Night Train.

Saturday, September 26, 2015

"Loaded like a freight train...flyin' like an aeroplane...feelin' like a space brain..."

Okay, not that night train.

Earlier this year when Rach and I were planning our great Euro-venture, we had a bit of a dilemma. While we could have spent weeks exploring the corners of mainland, jobs and school only allowed us about 10 days to stretch our legs. We had set ourself the goal of 3-4 different locations, none of which we had either been to before with the exception of Paris. Aside from the city of lights, we went back and forth trying to figure out the best routes to see as many places as we could without simultaneously exhausting ourselves. Additionally, we didn't want to waste massive chunks of time sitting on a plane or train when we could be out there exploring! We nixed destinations that were a bit further away like Spain and Croatia as much as they tempted us, and settled on sticking to central Europe. Neither of us had ever been to Germany,so Munich became our absolute must, and we picked it as our end-stop where we would fly out of to London, where Rach would continue on back to the states and I would head West to Bristol.

Staring at maps for days on end, we pinpointed cities in between Paris and Munich that we could fill our trip with. Austria had drawn us in with the likes of Innsbruck and Salzburg, and after much debate and internet research we wound up choosing the Sound of Music capital, but we were still stuck on destination #2 following Paris. We were also concerned about getting all the way from Paris to Salzburg without sacrificing an entire day to sitting on trains, but weren't sure what to do regarding Switzerland and Italy standing in our way. Eventually I stumbled upon the Thello website thanks to Seat61 and my attention piqued at the idea of taking an overnight train.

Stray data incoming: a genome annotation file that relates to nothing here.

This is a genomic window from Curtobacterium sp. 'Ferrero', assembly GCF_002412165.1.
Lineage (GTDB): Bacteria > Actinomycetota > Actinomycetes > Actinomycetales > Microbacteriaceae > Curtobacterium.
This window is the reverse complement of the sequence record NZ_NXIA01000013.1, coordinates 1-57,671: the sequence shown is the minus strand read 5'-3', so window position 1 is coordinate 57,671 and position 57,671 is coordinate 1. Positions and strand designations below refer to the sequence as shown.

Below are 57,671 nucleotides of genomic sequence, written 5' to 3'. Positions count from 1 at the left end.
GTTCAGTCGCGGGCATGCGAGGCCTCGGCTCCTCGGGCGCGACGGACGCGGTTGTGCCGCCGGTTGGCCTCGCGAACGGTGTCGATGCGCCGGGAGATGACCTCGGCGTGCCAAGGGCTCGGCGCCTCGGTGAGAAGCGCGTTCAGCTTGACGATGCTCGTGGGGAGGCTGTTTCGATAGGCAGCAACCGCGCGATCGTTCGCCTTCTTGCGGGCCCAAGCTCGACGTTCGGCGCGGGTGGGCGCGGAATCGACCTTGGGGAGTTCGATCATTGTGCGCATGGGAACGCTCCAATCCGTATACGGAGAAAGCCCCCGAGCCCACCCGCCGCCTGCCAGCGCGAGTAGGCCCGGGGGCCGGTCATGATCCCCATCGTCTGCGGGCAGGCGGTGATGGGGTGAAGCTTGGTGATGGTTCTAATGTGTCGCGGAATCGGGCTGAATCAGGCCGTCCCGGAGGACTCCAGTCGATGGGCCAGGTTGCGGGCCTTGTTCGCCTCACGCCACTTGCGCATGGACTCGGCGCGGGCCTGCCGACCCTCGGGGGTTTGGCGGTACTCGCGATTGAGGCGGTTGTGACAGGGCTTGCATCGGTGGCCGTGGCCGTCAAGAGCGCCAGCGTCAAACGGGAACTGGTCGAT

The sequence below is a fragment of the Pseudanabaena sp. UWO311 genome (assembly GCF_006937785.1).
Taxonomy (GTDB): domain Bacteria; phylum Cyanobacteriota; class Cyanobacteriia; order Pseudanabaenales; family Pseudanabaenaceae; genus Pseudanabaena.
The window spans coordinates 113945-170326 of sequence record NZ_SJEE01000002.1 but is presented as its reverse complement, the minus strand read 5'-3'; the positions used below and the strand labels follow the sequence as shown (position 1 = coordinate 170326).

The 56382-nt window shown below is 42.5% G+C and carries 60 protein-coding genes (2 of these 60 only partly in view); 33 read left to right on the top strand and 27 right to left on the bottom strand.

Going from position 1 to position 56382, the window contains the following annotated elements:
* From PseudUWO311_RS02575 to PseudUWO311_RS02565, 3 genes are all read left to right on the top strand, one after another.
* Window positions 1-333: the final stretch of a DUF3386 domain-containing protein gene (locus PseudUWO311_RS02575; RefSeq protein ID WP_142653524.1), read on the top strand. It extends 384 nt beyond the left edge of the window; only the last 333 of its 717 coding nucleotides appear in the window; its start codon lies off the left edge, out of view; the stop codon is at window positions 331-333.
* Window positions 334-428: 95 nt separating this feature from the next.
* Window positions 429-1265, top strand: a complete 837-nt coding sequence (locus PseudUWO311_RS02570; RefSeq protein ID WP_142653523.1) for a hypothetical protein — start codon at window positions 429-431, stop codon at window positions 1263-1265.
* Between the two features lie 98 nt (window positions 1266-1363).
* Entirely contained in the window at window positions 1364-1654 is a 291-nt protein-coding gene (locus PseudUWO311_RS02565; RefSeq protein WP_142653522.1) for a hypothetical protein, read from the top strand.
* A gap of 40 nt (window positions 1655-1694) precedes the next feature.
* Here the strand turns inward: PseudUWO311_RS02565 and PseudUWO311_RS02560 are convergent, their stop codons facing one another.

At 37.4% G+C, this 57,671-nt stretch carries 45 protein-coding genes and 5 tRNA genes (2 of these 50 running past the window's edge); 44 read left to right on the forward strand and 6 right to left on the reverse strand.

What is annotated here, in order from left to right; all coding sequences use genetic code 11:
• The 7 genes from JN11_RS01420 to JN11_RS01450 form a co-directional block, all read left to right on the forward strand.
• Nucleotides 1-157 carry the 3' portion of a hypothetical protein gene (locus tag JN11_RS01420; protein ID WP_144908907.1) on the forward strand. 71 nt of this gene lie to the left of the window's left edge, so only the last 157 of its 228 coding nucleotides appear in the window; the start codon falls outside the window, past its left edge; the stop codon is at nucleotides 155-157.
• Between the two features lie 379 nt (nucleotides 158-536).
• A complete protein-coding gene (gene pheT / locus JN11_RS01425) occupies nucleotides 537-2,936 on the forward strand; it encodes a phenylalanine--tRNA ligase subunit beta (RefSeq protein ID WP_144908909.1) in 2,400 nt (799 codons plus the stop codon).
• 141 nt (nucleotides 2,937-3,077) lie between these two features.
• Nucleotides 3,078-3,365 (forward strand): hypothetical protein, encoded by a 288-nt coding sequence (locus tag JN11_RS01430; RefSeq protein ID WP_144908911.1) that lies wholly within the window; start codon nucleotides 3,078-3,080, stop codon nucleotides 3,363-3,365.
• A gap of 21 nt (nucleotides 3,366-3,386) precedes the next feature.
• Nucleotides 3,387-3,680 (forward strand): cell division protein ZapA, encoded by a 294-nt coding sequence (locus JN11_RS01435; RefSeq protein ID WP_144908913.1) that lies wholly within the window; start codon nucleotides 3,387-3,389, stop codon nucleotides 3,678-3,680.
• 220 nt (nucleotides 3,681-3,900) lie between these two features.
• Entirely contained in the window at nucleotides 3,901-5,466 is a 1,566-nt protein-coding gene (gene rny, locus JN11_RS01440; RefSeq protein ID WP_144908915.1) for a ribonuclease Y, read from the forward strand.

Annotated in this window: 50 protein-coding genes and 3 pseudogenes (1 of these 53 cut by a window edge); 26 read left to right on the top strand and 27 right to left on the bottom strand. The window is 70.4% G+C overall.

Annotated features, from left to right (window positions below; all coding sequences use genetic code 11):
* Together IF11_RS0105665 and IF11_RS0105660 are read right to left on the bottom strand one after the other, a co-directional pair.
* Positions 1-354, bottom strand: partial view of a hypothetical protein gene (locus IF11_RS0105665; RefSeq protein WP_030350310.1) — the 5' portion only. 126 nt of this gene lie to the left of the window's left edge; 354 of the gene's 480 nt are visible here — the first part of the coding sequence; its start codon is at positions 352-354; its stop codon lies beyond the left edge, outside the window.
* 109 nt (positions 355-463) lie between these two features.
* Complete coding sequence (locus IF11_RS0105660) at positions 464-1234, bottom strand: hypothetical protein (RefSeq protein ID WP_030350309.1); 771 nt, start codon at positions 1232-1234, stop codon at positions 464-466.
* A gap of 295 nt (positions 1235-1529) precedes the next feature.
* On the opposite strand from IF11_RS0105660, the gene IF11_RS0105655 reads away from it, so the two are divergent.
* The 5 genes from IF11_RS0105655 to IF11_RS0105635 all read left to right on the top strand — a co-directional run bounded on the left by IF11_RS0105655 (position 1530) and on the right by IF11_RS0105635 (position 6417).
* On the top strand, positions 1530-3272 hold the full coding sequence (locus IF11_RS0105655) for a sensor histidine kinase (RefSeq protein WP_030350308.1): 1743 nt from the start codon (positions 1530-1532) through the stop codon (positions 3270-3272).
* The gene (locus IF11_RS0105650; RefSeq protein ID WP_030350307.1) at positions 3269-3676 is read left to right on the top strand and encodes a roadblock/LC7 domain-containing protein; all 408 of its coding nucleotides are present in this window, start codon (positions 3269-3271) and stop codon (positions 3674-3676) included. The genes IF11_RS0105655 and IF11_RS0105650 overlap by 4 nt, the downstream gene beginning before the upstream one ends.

The idea of a night train is so romantic to me, something really unique and of the past - not to mention it reminds me of one of my favourite movies, White Christmas! It seemed pretty perfect: not only would it get us from Point A and B, but would do so while we were sleeping! Knocking out both the need for a hotel and the worry of wasting a day on travel, it was the perfect solution. Randomly picking Verona as our destination of choice as we had both already been to Venice wound up being one of the best decisions we made. Italy has slowly become one of my favourite travel destinations and Verona is no exception - all the joys of Italy without the stress! After a few lazy days gorging ourselves on pasta in Verona we would catch the train up to Salzburg via Innsbruck and be within spitting distance of Munich to round off our adventure.

Tips for the Thello Paris -- Venice Overnight Train.

Like most things, the earlier you book, the better. When looking at your budget, remember this knocks out both a night of accommodation and a day of travel.

We didn't book early enough to justify the price tag for a cabin compartment, but those are definitely the way to go if you book ahead of time and if it's in your budget. Opting for an all-female 4-couchette, we shared a compartment with two lovely French women who met when they were studying and were still friends to this day! The first few minutes getting into our cabin and getting settled was the classic a bit too hot/cramped/uncomfortable moment-of-panic, but as soon as our luggage was stowed away on the sides of the upper bunk and we opened the window for some cool air, we were able to relax. The two women we were bunking with were headed to Milan and we spent the first few hours sitting and chatting away as we munched on our packed dinners. Just so I can humblebrag on my best friend, they said that Rach's French accent was "very good" which I'm pretty sure is the highest compliment you can get from a Parisian.

Even if there are 6 of you in your group, go for a smaller couchette. While roaming the hallways I saw inside a 6-couchette and it made me feel claustrophobic just looking at it, they were stacked so closely together that if you were lying down in one of the bunks you would not be able to sit up. Shudder.